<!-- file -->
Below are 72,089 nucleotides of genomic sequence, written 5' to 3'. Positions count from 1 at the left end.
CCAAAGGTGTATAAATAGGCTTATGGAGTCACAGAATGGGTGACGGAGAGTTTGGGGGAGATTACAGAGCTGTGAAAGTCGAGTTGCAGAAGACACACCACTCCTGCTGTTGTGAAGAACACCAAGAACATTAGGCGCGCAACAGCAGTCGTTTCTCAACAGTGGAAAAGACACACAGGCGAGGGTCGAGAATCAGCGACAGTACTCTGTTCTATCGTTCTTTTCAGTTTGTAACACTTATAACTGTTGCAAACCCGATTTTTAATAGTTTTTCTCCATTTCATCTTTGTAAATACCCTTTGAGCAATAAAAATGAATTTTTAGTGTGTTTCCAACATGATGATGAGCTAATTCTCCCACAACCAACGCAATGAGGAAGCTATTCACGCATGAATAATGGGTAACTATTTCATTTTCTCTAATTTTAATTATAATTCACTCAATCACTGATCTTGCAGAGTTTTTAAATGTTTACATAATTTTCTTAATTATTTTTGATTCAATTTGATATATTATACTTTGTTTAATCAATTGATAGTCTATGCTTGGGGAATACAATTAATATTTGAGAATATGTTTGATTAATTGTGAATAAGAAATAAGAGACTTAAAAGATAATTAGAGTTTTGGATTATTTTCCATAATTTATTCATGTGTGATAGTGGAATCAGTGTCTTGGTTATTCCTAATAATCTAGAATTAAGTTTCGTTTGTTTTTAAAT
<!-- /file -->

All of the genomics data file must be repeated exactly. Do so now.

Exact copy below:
Below are 72,089 nucleotides of genomic sequence, written 5' to 3'. Positions count from 1 at the left end.
CCAAAGGTGTATAAATAGGCTTATGGAGTCACAGAATGGGTGACGGAGAGTTTGGGGGAGATTACAGAGCTGTGAAAGTCGAGTTGCAGAAGACACACCACTCCTGCTGTTGTGAAGAACACCAAGAACATTAGGCGCGCAACAGCAGTCGTTTCTCAACAGTGGAAAAGACACACAGGCGAGGGTCGAGAATCAGCGACAGTACTCTGTTCTATCGTTCTTTTCAGTTTGTAACACTTATAACTGTTGCAAACCCGATTTTTAATAGTTTTTCTCCATTTCATCTTTGTAAATACCCTTTGAGCAATAAAAATGAATTTTTAGTGTGTTTCCAACATGATGATGAGCTAATTCTCCCACAACCAACGCAATGAGGAAGCTATTCACGCATGAATAATGGGTAACTATTTCATTTTCTCTAATTTTAATTATAATTCACTCAATCACTGATCTTGCAGAGTTTTTAAATGTTTACATAATTTTCTTAATTATTTTTGATTCAATTTGATATATTATACTTTGTTTAATCAATTGATAGTCTATGCTTGGGGAATACAATTAATATTTGAGAATATGTTTGATTAATTGTGAATAAGAAATAAGAGACTTAAAAGATAATTAGAGTTTTGGATTATTTTCCATAATTTATTCATGTGTGATAGTGGAATCAGTGTCTTGGTTATTCCTAATAATCTAGAATTAAGTTTCGTTTGTTTTTAAAT